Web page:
Missouri women's basketball transfer Kulas shines for Tigers

Sunday, December 2, 2012 | 4:14 p.m. CST
Bri Kulas, a junior transfer in her first year on the Missouri women's basketball team, has started each of the team's first six games, averaging 27 minutes and 9 points per game.

COLUMBIA — Bri Kulas stands at the half-court line of Mizzou Arena, a couple of steps separating her from her teammates.

Her tall, slender frame is bent forward, her hands on her knees and her eyes locked on the drill happening in front of her.

Monday's game

Missouri (5-2) vs. Tennessee-Martin (2-5)

WHEN:  7 p.m.
WHERE: Mizzou Arena
TV: Fox Sports Midwest

She breaks her concentration only to share a few words with teammate Sydney Crafton before coach Robin Pingeton calls them back into action.

Once she enters the drill, Kulas forces a steal, battling for the ball as she falls to the floor. 

Her coach offers quick praise — "Good steal, Bri!" — before new players are switched in and she returns to her stance and observes the next group.

The sequence is typical of Kulas, a junior transfer in her first year on the Missouri women's basketball team. She has started each of the team's first six games, averaging 27 minutes and nine points per game.

It's been an easy transition back to Division I basketball for Kulas. Originally from Shawnee Mission, Kan., she played her freshman year at Kansas State before transferring to Johnson County Community College.

After earning National Junior College Athletic Association Division II All-American honors last season, Kulas signed on to play at Missouri. Equally as comfortable behind the three-point line as she is under the basket, Kulas has been a key tool for the inexperienced Tigers.

Through the whole process, she's largely kept to herself, never drawing too much attention on the court and saying little to the media.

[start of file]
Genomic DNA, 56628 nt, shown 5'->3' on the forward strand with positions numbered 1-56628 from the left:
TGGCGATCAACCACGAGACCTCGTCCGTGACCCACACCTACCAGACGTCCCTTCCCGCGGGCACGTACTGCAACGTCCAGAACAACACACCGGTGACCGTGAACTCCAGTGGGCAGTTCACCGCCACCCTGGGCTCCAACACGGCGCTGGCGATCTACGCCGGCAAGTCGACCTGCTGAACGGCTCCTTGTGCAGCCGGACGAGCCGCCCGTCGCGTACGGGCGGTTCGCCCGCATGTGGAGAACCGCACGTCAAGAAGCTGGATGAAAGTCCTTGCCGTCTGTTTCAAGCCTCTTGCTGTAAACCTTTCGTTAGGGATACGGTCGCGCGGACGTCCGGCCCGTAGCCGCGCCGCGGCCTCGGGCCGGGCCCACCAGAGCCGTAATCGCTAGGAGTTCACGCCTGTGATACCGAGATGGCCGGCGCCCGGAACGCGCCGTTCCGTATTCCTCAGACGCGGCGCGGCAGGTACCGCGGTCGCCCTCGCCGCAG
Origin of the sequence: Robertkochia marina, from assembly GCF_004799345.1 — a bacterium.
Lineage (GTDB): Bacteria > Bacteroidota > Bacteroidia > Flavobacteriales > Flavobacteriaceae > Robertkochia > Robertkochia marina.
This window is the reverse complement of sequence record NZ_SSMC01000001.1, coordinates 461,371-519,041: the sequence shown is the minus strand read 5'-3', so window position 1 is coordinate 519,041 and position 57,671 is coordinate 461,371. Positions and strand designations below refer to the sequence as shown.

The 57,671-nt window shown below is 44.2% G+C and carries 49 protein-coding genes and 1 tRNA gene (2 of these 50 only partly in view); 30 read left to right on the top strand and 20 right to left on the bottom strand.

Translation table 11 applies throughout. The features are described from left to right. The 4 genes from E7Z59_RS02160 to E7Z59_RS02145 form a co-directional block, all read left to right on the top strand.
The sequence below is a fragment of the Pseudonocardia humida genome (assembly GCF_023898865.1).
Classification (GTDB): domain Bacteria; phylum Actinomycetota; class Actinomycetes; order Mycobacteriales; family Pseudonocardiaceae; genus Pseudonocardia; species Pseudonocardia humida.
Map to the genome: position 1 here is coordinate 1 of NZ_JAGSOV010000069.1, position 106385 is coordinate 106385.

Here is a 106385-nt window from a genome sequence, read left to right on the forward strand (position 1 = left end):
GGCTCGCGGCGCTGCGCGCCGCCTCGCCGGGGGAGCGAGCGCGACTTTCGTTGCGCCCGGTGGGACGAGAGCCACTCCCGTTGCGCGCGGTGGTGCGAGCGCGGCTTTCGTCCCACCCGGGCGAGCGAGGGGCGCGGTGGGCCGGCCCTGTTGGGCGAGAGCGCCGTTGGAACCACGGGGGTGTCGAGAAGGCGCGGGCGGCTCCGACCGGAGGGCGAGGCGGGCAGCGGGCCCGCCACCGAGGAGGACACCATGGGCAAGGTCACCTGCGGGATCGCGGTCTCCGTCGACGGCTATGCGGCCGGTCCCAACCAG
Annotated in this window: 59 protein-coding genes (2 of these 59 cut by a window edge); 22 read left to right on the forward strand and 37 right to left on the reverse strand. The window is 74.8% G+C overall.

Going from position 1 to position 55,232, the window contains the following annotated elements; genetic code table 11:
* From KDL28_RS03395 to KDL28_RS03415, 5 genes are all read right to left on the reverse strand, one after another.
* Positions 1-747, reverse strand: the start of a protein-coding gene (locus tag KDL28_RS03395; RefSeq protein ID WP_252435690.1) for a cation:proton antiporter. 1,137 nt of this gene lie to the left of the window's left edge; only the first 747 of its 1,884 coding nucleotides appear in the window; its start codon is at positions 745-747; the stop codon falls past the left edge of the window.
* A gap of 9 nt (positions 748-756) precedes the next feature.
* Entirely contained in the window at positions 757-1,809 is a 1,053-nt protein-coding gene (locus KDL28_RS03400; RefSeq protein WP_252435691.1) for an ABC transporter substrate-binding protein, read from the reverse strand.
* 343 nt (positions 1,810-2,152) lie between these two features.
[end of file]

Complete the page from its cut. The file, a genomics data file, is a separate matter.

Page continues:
Has it been difficult for her to adjust back to Division I level of play?

"No, I don't think so at all," Kulas said. "I was at my junior college, and that was my whole mindset, coming back to the D-1 level, so it's always something I wanted."

Why did she choose to come to Missouri?

"I just like the coaching staff here," she said. "It's close to home so my family can watch me play."

Is it a big deal to her to be in the starting lineup?

"No," Kulas said. "Whatever's best for my team."

But while Kulas may appear quiet in interviews, her teammates say it's a different story in the locker room. 

"At first I was like this girl doesn't talk, I don't even know how I'm going to get to know her," freshman Lindsey Cunningham said. "But then I got to know her. She's so funny. She talk, talk, talks."

Sophomore Kyley Simmons laughed at the notion of Kulas as an introvert.

"She's a quiet person, but I think it's just one of those things where once you feel comfortable with somebody, you open up," Simmons said. "Bri is very sarcastic and funny. She's not dry at all. She's a fun person."

Pingeton said she's thankful that the laid-back girl she knows off the court is able to handle the pressure when she steps onto it.

"I feel like games couldn't have come at a better time for her," Pingeton said. "I think she was at that point, six weeks of practice, where it's time to turn the lights on and get on the big stage, and she obviously has responded extremely well." 

And while Kulas might be loose around her teammates, Cunningham said her quiet nature is on full display at game time. 

"Before the game, she's just easygoing and cool," Cunningham said. "Everyone else is trying to be hyped, and she's just sitting there. She comes out and does what she needs to do."

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